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Pennsylvania Releases Recommendations to Maintain Healthy, Diverse Pollinators
Pennsylvania Ag Connection - 01/09/2018

Standing in front of one of the more popular exhibits at the Pennsylvania Farm Show -- an educational display on the importance of bees to society -- state Agriculture Secretary Russell Redding Monday helped unveil a new report intended to support healthy pollinator populations in the face of challenges that have decimated some species.

The Pennsylvania Pollinator Protection Plan is the product of a collaborative effort by state officials, researchers, farmers, beekeepers, and the public, and according to Redding, further collaboration will be needed to reverse declining populations.

"Pollinators are absolutely essential to agricultural production," said Redding. "When three-quarters of all food crops benefit from insect pollination, but we're seeing mortality rates of about 40 percent per year, you know we have a problem, and it's one we must address. This report is the product of tremendous input from stakeholders and concerned citizens. It gives us sound recommendations to begin rebuilding our pollinator populations, but that's going to take the collective work of all of us and multiple sectors of our economy -- from farmers and developers to transportation planners, homeowners and beekeepers."

In September, the department and Penn State's Center for Pollinator Research opened a public comment period for input on the first four chapters of the report, which reflected the input of 36 individuals representing 28 state and national organizations and stakeholder groups.

Subsequent input formed the basis for the report's fifth chapter, which provides recommendations for research, policy, communication and collaboration among stakeholders, and metrics against which the plan's effectiveness can be measured. The first four chapters provide an introduction and overview of the problem, as well as best practices to improve forage and habitat conditions, pesticide use, and management decisions by beekeepers.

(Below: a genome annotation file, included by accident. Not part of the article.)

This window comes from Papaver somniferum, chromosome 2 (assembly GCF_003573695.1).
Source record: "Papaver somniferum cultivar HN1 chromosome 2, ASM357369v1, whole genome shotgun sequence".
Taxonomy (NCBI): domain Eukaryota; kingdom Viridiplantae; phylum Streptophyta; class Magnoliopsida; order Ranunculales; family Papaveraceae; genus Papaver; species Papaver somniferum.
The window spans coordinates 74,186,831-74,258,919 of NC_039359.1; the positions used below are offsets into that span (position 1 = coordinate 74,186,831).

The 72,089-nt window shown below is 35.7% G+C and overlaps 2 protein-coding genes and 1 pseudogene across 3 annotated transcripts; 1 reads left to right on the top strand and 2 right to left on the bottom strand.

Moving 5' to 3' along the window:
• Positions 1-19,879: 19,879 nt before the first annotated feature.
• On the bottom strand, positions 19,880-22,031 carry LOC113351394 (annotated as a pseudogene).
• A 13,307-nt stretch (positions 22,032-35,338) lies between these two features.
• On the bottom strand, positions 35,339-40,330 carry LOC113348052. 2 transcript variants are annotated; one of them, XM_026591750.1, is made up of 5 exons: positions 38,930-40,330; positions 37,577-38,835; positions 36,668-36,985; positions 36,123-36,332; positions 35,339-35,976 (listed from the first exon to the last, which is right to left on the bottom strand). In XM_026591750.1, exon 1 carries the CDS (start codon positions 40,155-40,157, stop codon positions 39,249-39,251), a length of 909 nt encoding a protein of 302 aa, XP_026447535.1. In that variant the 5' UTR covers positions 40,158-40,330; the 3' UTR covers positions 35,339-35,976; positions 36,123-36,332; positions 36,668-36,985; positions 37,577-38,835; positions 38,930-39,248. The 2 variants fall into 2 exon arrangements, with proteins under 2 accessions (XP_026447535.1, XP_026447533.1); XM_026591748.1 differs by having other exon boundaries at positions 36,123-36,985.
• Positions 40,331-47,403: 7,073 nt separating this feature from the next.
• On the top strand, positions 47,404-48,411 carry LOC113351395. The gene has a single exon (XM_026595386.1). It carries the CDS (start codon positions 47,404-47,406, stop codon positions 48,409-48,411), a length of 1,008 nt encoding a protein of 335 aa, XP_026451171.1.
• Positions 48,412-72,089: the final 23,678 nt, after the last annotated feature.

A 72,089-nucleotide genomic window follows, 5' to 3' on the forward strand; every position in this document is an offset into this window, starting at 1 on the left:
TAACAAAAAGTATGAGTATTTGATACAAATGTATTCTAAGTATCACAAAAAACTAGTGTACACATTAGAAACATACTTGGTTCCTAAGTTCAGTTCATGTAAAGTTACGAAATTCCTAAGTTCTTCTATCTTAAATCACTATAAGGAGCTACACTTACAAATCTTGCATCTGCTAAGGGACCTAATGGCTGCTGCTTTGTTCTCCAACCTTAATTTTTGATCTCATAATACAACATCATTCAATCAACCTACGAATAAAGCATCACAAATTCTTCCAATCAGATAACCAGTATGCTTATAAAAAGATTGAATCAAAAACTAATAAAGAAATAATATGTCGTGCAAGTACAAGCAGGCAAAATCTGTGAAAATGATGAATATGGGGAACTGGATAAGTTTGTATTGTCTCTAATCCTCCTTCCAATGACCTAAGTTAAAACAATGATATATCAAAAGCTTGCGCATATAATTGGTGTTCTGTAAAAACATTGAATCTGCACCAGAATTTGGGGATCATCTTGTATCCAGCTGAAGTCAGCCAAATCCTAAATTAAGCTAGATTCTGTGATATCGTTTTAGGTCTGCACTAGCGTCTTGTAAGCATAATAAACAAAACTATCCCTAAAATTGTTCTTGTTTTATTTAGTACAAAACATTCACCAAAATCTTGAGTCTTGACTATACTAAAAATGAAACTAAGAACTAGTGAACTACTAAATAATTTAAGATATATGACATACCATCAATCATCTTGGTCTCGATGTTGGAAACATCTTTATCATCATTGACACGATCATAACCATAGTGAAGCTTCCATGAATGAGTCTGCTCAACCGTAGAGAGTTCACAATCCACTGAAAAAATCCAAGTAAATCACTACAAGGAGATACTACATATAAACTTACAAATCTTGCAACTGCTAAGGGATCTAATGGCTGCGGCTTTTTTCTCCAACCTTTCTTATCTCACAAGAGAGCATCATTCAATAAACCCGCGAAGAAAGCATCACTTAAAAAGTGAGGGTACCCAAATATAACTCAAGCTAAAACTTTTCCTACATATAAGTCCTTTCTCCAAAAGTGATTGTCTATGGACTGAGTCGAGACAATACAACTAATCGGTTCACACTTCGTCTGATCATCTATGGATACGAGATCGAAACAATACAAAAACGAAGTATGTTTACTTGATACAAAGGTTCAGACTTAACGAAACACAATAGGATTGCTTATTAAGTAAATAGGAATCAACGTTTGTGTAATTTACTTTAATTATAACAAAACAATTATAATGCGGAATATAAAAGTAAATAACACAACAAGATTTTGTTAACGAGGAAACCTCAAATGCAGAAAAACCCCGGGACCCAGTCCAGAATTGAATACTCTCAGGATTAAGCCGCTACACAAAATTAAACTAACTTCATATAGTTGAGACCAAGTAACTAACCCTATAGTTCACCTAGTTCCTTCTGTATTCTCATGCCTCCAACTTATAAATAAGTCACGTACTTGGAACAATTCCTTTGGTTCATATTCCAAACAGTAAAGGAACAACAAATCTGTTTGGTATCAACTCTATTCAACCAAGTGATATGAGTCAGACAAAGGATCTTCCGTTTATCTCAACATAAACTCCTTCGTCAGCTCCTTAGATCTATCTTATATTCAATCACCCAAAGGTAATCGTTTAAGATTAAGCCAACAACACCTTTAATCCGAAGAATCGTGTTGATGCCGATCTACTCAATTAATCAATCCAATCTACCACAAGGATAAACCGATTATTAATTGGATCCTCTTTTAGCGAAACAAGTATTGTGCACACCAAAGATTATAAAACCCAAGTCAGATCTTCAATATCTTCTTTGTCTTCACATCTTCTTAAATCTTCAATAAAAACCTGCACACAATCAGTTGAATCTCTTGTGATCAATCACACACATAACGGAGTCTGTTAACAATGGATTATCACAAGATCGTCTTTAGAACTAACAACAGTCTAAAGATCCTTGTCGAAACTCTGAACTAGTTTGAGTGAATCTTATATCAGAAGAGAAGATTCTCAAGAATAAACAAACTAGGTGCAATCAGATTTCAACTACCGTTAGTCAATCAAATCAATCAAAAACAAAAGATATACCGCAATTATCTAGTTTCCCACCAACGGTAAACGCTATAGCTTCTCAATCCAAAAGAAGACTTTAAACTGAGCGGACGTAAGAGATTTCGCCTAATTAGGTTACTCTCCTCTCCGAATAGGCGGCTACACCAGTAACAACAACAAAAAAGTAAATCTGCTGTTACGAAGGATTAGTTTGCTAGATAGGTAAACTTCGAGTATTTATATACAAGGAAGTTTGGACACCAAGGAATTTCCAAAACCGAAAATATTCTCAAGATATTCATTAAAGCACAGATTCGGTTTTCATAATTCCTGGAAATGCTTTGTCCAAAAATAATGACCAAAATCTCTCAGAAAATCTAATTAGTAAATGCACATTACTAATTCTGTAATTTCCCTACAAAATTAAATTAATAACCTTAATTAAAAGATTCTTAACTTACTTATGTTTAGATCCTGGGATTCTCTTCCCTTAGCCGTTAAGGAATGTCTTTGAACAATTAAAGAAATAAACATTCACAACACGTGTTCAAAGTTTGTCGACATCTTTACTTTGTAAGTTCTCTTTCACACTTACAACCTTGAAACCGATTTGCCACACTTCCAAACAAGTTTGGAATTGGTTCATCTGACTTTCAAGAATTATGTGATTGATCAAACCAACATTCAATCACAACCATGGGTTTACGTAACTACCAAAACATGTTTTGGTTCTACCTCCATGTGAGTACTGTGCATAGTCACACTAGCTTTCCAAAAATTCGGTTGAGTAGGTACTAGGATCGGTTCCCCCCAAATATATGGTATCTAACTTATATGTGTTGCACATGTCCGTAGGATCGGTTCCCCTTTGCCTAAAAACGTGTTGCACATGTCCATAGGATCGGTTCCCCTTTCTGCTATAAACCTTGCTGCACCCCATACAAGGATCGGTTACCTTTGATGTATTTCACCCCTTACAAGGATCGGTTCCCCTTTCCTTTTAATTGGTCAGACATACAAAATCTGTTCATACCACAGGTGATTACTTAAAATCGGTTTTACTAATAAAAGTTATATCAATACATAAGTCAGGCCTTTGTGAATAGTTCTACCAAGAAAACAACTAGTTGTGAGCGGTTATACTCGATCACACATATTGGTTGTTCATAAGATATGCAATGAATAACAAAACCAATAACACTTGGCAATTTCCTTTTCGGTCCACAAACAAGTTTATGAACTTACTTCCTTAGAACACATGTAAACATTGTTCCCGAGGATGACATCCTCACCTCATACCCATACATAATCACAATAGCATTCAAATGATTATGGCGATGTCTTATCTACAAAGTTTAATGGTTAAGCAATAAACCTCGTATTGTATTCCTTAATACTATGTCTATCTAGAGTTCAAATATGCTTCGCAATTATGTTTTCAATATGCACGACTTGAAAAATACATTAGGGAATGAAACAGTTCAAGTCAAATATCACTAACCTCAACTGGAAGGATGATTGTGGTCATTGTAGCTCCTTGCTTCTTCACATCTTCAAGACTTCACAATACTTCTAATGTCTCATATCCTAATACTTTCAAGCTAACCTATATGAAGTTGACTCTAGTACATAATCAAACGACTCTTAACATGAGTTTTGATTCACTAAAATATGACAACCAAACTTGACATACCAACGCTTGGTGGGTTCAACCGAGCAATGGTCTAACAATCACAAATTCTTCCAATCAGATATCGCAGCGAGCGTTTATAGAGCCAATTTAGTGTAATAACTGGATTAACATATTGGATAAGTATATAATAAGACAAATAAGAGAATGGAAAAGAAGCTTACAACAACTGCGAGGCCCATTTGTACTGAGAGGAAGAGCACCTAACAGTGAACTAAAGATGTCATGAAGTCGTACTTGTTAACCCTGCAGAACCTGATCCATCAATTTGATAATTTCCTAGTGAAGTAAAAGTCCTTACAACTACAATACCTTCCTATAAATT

Redding was joined Monday by department Deputy Secretary Fred Strathmeyer; Dr. Christina Grozinger and colleagues from the Center for Pollinator Research at Penn State; Stephen Repasky, a second-generation beekeeper from Pittsburgh and president of the Pennsylvania State Beekeepers Association; Brian Campbell of the Pennsylvania Vegetable Growers Association; and others concerned about pollinator populations and health.

Dr. Grozinger noted the plan is a living document and will be update annually, as needed. Repasky emphasized that beekeepers recognize the plan matters and encourages continued emphasis on practicality in future years.

Campbell talked about the importance of pollinators to agricultural production. Pollinators help to increase production on the parts of a plant that are edible and can increase seed production. Researchers at the University of Pittsburgh and Penn State determined that Pennsylvania growers gain more than $250 million in fruit and vegetable production due to increased yield as a result of pollination from insects, and an additional $9 million in value from crops where pollination produces seeds.

The Pollinator Protection Plan cites research showing that approximately one-third of all studied insect species are struggling with population declines, including pollinators. For example, the number of managed honey bee colonies have declined more than 60 percent over the past 70 years and some beekeepers report overwintering losses of up to 90 percent of their population in recent years.

These declines have been attributed to the loss, degradation and fragmentation of pollinator habitats, pesticide use, and the introduction of new pests and pathogens. These challenges, along with continued human population growth and development and climate change, are expected to continue eroding pollinator populations absent meaningful changes.

The Pennsylvania Pollinator Protection Plan is in response to President Obama's 2014 memorandum calling on federal agencies to increase and coordinate efforts to improve bee and pollinator health by developing an integrated strategy.

The U.S. Environmental Protection Agency was directed to work with state agencies to develop state pollinator protection plans to help mitigate the risk of pesticides to bees and other pollinators. One of the main goals of pollinator protection plans is to reduce pesticide exposure to pollinators through improved communication, coordination, and the use of best management practices by pesticide applicators, beekeepers, growers, landowners, and others. Pennsylvania's Pollinator Protection Plan addresses these and other issues.

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